Regardless of whether you’re a sports fan, a concert goer or someone who loves seeing live comedy, chances are you’ll have come across a ticket tout or two during your time. They are a leech on the world of professional events, making money for themselves at the expense of others. As the self-proclaimed ‘home of jump racing’, Cheltenham Racecourse has perhaps been more susceptible to ticket touts over the years than some other venues.
That is all set to change, however, thanks to a landmark ruling by the High Court that may well have implications for other sports in the future. Ticket touts are believed to cost the Jockey Club somewhere in the region of £1 million a year by selling tickets to the likes of the Cheltenham Festival, the Grand National at Aintree in Liverpool and the Epsom Derby.
Cheltenham have attempted to curtail their influence in the past by issues a public space protection order, but the maximum fine was only £80 so it wasn’t much of a deterrent. This ruling could change all of that, though.
What Are Ticket Touts
Ticket touting, which is sometimes referred to as ticket scalping in America, is the art of selling on a ticket to an event for an increased profit. Often, touts will buy a ticket for one price and then sell it to someone else for significantly more money, depending on the demand to see the event. With the Gold Cup being one of the most sought after tickets in horse racing, it’s clear that touts are able to make a lot of money at the expense of regular punters.
According to the boss of Cheltenham Racecourse, Ian Renton, around 150 ticket touts operated at the racecourse during the Cheltenham Festival in 2018. They employed a number of methods to trick racegoers, including printing out fake cardboard badges. Some of those attending the event complained about being ‘bothered’ by them, whilst others arrived at the gates with tickets that they’d paid for before discovering that they’d already been used to enter the venue and therefore were no longer valid.
What The High Courts Ruling Means
The High Court has awarded Cheltenham an interlocutory injunction that takes effect immediately and will prohibit anyone from buying and selling tickets to events held at Cheltenham Racecourse anywhere on their property. The request for an injunction was assisted by both Gloucestershire Police and the Cheltenham Borough Council, showing that it is a subject that is in the mind of more than just those responsible for running the course.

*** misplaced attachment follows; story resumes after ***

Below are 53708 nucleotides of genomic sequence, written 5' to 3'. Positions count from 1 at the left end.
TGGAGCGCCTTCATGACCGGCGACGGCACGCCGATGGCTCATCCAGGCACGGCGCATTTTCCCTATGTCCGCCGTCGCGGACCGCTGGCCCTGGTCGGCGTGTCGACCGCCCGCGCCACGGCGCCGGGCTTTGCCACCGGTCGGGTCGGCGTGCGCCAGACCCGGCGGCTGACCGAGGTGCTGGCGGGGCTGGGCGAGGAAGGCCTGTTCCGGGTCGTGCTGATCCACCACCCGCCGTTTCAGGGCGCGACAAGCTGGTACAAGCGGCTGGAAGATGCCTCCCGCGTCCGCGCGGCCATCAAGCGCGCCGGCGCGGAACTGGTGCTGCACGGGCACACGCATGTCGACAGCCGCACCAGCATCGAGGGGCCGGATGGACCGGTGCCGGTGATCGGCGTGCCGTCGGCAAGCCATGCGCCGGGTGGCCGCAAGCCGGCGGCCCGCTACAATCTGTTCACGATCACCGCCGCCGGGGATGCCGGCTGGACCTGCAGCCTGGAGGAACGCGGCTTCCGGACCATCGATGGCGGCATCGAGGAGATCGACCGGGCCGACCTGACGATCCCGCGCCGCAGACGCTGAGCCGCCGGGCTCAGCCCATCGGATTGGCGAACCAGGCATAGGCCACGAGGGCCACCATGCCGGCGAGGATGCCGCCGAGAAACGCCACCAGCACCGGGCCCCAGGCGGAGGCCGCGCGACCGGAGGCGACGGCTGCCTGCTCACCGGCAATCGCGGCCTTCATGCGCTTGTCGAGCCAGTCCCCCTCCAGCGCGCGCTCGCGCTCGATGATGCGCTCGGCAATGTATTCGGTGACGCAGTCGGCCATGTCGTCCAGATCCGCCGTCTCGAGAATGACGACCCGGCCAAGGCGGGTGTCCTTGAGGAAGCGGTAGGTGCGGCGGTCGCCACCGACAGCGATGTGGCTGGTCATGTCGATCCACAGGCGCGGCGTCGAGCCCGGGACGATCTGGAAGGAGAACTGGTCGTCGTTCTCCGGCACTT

The ruling means that touts will find it extremely difficult to buy up a huge number of tickets to events and then re-sell them at a profit. It is big business, with touts often competition against each other, which has led to them becoming bolder in their approach to getting people’s attention. In previous years touts would start their day at Cheltenham Spa Train Station and work their way up to the course with the crowds of racegoers, but they will not be able to do that moving forward.
Not All Are In Favour Of The Ticket Tout Ban
Whilst the vast majority of racegoers support the racecourse’s decision to apply for the injunction, not everyone does. The problem of ticket touting is that it allows people that have tickets that might otherwise go unused, for genuine reasons, to get some money back for them that they might not be able to get without touts there buying up those tickets.
The secondary market supplied by ticket touts is seen as important by some that attend the races, given that the racecourse hasn’t previously had a method of buying back tickets at short notice and allowing punters to reclaim some of the money that they’ve spent. This forces racegoers that would otherwise lose quite a lot of money to try to find another way to avoid losing out, with ticket touts being the obvious recourse.
Tout Ban Is For The Betterment Of Horse Racing
Whilst some racegoers fear losing out on money moving forward, that’s also the fear that has driven Cheltenham’s decision to go to court in the first place. Renton summed up the problem when he said, “Touting has got increasingly worse every year. Our racegoers are getting hassled, sometimes pretty aggressively and fleeced. Some people are quite frightened by them”.
Having attempted the previous method of introducing a public space protection order but seen it make no real difference, the racecourse thinks that the fact that repeat offenders under the current injunction could be sent to prison for up to two years might act as more of a deterrent.
Meanwhile, organisers of other top sporting events such as Wimbledon, the Ashes and big football matches will have been watching the court’s deliberations closely. The QC acting on behalf of Cheltenham Racecourse, John Steel, said, “This is going to change the way forward for sport. This is part of a very significant drive to clear up touting at British sporting events. This is groundbreaking”. He went on to say that it is likely to have a knock-on effect in other areas, saying, “Police and local authorities see this as a scourge and very often, according to the evidence I have seen, touting is helping to fuel organised crime”.